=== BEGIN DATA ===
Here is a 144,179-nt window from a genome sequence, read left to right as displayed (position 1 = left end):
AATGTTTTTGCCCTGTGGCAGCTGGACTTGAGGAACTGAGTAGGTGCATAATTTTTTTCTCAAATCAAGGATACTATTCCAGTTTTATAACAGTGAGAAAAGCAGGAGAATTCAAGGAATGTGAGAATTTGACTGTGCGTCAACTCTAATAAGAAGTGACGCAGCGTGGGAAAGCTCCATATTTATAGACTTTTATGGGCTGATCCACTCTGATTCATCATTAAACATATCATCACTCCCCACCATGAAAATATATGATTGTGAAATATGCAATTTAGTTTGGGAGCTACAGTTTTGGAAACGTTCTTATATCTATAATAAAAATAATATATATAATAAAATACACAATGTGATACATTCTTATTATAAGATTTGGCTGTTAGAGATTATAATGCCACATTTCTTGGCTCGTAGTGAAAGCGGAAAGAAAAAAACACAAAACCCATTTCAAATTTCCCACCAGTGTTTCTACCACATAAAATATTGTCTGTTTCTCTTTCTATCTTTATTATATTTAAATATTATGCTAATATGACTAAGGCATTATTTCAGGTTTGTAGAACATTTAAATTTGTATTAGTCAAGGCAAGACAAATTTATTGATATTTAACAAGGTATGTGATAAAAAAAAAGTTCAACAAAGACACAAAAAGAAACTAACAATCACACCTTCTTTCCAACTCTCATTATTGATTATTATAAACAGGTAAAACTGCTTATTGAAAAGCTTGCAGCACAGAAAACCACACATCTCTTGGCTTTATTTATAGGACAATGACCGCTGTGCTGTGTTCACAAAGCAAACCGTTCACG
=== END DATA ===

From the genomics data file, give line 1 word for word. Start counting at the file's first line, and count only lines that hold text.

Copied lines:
Here is a 144,179-nt window from a genome sequence, read left to right as displayed (position 1 = left end):